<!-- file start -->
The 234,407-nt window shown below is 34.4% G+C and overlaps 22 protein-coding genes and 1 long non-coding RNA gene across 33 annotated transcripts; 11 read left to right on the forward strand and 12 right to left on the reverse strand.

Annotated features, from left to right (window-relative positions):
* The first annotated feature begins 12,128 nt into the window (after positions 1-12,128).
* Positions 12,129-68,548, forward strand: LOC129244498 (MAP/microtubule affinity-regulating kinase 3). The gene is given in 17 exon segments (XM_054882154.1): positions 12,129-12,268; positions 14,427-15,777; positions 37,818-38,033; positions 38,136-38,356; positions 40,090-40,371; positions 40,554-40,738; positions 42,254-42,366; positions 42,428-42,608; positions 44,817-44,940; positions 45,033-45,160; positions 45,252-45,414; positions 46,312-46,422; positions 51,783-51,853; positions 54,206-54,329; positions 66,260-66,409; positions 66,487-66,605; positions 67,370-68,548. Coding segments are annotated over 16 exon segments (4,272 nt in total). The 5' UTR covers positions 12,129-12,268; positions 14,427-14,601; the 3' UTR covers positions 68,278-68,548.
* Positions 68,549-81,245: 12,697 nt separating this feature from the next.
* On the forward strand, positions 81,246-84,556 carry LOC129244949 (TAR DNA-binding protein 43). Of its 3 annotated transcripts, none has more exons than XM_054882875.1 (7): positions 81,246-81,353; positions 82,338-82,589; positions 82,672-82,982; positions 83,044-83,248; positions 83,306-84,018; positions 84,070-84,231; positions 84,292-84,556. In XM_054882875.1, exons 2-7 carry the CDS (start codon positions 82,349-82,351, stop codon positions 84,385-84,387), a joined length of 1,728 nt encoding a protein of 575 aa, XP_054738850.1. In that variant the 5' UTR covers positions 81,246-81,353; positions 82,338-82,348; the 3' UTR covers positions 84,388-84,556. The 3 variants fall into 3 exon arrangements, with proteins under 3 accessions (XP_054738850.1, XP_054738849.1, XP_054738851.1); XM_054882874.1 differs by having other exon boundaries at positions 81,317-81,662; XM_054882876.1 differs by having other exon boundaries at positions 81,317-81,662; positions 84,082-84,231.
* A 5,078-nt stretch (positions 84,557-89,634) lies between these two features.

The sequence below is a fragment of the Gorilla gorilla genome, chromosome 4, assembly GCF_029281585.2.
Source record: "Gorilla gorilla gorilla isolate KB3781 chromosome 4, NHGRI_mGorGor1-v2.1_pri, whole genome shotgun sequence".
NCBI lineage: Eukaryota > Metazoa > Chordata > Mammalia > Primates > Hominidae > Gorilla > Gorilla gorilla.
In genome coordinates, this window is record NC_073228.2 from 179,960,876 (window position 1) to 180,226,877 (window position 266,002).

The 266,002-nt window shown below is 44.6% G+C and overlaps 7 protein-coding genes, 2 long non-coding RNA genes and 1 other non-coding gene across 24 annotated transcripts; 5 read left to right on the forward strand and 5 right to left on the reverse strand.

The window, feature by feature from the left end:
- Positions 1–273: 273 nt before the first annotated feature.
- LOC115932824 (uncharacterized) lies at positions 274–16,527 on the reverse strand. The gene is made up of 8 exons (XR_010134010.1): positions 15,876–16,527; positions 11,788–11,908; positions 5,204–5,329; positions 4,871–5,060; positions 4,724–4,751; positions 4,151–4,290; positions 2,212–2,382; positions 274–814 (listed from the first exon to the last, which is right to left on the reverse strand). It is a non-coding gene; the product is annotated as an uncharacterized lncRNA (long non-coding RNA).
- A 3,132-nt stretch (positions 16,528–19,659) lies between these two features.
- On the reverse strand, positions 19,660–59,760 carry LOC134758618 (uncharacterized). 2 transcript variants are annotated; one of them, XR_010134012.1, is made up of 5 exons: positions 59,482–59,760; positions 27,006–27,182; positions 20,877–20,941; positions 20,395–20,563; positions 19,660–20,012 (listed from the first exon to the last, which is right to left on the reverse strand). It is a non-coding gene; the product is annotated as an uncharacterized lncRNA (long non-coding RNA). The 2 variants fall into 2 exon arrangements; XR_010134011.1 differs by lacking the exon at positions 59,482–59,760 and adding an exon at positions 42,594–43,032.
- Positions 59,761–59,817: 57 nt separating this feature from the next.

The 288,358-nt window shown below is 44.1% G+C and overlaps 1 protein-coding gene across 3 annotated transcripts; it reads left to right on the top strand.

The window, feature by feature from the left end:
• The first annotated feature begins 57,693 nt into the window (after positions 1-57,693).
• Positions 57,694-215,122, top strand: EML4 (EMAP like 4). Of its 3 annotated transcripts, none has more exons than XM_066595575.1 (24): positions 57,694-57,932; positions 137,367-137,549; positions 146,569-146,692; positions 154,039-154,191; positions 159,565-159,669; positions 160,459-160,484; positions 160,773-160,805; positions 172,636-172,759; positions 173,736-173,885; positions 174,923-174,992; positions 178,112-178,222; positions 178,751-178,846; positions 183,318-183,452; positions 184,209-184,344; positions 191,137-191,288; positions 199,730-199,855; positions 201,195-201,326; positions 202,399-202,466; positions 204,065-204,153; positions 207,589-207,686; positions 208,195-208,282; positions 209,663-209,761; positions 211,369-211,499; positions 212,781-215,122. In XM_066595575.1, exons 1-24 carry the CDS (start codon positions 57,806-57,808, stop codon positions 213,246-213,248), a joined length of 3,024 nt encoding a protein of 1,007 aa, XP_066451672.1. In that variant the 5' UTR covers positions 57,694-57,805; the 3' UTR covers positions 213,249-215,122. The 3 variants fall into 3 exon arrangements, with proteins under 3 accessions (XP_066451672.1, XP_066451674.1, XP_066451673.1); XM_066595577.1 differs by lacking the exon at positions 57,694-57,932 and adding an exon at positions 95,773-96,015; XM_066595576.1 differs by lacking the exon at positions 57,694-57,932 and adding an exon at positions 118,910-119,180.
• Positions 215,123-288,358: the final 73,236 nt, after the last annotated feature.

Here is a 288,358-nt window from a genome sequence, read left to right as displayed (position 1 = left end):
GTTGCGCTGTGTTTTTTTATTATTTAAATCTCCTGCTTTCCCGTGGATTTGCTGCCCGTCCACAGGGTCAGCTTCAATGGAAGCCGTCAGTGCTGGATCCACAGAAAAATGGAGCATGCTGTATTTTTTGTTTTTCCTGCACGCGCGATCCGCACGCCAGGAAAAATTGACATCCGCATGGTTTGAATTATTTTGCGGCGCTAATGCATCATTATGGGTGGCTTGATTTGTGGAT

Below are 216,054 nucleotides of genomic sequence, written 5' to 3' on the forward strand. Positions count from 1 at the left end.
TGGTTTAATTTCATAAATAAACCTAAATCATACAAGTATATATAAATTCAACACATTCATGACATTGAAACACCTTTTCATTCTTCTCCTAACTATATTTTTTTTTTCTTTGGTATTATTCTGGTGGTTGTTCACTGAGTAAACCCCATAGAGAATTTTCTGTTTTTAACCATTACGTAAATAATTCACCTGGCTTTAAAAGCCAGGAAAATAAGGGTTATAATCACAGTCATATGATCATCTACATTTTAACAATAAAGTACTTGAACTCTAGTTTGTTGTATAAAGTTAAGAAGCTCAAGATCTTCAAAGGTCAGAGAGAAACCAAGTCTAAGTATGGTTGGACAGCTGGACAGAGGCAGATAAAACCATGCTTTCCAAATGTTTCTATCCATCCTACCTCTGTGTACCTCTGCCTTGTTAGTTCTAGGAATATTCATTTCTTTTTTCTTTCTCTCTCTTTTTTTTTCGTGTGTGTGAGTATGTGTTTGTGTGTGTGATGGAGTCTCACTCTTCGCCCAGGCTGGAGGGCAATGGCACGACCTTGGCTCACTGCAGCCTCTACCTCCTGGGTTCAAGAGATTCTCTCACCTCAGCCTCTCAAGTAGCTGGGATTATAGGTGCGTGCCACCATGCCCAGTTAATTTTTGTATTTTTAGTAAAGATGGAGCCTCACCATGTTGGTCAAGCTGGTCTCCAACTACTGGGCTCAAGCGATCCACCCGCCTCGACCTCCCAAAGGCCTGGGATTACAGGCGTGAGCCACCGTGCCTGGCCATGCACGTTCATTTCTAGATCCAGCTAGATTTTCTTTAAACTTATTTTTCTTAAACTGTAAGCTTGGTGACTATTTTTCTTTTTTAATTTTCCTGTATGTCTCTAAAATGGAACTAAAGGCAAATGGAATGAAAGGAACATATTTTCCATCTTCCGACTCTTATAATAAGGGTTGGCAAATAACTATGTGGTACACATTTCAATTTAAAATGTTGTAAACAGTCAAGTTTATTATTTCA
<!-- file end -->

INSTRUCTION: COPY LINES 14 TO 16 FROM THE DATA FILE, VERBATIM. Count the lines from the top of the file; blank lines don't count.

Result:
- Positions 1–273: 273 nt before the first annotated feature.
- LOC115932824 (uncharacterized) lies at positions 274–16,527 on the reverse strand. The gene is made up of 8 exons (XR_010134010.1): positions 15,876–16,527; positions 11,788–11,908; positions 5,204–5,329; positions 4,871–5,060; positions 4,724–4,751; positions 4,151–4,290; positions 2,212–2,382; positions 274–814 (listed from the first exon to the last, which is right to left on the reverse strand). It is a non-coding gene; the product is annotated as an uncharacterized lncRNA (long non-coding RNA).
- A 3,132-nt stretch (positions 16,528–19,659) lies between these two features.